More and more people take medicines
In 2004 the number of people in the Netherlands taking prescribed or unprescribed medicines increased further. Contraceptive pill use among women continued to decline. People had fewer GP contacts than in 2003, according to recent figures published by Statistics Netherlands.
Self medication increasingly common
In 2004 nearly 40 percent of Dutch men and women took unprescribed medication in a fortnight’s period. Twenty years ago this was only 19 percent. The proportion of people taking prescribed medicines rose less strongly, namely from 28 to 37 percent.
Self medication is relatively common among people aged between 15 and 45. When people grow older, the use of prescribed medicines increases sharply: 86 percent of over-75s took prescribed medicines in 2004, as against 20 percent of young people in the age category 15-24.
Use contraceptive pill declining
In the period 1981-1996 the proportion of women aged between 16 and 49 taking the birth control pill, rose from 27 to 46 percent. Subsequently, pill use declined; 40 percent of women took the pill in 2004. Women under compulsory health insurance entirely accounted for the decline after 1996. On the other hand, pill use among privately insured women slightly increased. In 2004, for the first time, pill use among privately insured women was higher than among women participating in the compulsory health insurance scheme.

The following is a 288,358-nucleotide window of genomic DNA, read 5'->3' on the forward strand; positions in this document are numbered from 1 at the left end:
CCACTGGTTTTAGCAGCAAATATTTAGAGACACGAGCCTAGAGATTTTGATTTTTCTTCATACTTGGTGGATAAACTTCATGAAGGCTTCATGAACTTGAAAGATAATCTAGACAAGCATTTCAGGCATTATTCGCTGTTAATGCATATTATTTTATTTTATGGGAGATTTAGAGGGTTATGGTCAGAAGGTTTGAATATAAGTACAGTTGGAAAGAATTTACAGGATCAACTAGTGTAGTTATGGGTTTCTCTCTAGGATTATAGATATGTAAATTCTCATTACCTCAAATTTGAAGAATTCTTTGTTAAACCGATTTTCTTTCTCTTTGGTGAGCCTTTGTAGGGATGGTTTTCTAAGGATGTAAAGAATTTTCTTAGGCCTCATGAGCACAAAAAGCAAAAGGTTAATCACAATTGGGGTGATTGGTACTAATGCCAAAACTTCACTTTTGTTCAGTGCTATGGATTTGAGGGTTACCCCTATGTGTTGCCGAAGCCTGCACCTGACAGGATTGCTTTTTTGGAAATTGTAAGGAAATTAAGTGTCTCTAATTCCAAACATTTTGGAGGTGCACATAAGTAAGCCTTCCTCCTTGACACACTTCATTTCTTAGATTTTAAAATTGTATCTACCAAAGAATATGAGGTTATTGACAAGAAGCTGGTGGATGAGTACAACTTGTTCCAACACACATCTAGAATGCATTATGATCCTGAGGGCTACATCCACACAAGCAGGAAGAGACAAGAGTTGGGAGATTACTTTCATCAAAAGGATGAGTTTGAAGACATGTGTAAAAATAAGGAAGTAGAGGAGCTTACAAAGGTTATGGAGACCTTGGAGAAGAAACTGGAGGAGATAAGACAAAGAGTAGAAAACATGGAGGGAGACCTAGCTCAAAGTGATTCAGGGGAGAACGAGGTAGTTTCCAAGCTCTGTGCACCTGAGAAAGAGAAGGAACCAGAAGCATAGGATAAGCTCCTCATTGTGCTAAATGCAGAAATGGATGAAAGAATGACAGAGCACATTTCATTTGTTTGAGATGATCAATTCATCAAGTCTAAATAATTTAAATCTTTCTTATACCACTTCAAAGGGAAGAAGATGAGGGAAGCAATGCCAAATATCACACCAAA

Fewer people consult their GP
In 2004 73 percent of the Dutch population consulted their GP at least once. Since 2001 the trend is slightly downward. The number of contacts averaged 3.5 in 2004, also below the level of the previous years. The average number of annual GP contacts in 2002 and 2003 was 3.8 and 3.9 respectively. The percentage of the Dutch population who consult a medical specialist, dentist or physiotherapist at least once a year has been stable for years.
Women more often consult their GP
Women more frequently consult their GP than men. In 2004 approximately eight in ten women and seven in ten men consulted their GP at least once. The average number of contacts was also considerably higher for women.
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